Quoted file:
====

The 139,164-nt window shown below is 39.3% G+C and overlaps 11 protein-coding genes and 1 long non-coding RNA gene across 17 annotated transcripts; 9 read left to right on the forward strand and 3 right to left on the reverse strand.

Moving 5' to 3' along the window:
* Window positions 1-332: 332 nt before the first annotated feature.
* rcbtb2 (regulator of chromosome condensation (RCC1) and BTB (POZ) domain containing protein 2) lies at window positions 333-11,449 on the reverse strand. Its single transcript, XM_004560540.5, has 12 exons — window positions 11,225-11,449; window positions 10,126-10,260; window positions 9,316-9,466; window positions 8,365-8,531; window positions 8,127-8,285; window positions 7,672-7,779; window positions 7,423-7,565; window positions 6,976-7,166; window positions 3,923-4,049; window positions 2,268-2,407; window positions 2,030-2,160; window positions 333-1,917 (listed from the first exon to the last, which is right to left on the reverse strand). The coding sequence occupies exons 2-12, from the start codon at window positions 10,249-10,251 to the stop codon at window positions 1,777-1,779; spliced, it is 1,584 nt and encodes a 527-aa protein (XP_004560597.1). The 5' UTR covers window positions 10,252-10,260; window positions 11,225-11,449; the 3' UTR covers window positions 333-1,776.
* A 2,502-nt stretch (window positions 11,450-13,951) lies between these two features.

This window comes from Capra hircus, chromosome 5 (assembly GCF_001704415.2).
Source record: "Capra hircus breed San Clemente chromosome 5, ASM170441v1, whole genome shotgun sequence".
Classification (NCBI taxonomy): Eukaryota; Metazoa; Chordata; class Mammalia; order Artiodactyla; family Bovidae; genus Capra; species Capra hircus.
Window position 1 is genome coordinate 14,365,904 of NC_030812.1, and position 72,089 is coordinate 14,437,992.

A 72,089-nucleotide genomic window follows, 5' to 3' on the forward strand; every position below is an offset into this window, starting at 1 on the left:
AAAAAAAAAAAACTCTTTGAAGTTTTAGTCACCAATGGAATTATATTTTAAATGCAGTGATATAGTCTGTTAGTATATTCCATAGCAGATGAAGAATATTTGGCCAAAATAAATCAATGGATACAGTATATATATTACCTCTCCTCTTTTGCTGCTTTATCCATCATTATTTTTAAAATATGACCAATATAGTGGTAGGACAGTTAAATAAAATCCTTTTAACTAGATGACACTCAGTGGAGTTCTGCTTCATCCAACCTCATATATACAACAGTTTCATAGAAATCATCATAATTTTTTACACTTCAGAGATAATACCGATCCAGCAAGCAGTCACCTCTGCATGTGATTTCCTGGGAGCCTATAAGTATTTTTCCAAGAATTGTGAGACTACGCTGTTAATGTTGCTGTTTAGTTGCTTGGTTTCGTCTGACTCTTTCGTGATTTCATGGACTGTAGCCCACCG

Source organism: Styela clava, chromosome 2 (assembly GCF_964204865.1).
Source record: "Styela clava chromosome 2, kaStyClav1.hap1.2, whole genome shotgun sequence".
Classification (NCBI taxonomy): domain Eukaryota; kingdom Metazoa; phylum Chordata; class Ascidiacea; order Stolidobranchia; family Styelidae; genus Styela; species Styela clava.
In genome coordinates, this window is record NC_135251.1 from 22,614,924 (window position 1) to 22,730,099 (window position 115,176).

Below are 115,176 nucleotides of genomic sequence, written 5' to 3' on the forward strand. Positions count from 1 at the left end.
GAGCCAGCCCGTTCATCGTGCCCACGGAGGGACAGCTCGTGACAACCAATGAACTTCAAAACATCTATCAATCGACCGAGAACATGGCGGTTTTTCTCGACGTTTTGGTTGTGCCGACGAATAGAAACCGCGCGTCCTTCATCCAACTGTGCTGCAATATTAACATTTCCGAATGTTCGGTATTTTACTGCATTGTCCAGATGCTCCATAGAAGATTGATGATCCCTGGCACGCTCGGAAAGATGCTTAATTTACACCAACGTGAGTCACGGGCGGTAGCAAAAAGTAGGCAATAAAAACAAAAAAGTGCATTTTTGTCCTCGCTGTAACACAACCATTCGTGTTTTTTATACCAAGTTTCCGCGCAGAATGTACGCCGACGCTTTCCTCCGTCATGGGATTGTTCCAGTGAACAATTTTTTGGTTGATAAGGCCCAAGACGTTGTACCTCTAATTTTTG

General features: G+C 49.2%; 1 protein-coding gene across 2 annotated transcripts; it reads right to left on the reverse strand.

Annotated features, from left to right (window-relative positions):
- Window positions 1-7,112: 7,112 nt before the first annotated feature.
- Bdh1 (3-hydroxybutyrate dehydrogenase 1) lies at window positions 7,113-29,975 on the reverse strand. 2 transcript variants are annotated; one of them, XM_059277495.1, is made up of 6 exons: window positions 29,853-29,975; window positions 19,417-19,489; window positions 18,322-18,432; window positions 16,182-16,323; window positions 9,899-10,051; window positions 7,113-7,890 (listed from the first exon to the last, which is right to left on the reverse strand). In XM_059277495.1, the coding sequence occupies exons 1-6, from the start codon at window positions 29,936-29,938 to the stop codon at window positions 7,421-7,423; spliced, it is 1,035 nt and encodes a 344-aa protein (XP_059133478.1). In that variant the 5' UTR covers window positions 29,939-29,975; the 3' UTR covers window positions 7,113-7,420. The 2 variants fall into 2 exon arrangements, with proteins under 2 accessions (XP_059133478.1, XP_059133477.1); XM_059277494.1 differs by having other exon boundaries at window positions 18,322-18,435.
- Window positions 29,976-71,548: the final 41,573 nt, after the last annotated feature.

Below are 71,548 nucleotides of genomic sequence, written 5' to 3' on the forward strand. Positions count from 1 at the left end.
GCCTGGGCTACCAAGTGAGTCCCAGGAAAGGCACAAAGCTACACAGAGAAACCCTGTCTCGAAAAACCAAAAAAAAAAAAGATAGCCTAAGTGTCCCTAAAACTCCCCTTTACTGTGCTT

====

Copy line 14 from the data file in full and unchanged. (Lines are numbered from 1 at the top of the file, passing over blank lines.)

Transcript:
Classification (NCBI taxonomy): domain Eukaryota; kingdom Metazoa; phylum Chordata; class Ascidiacea; order Stolidobranchia; family Styelidae; genus Styela; species Styela clava.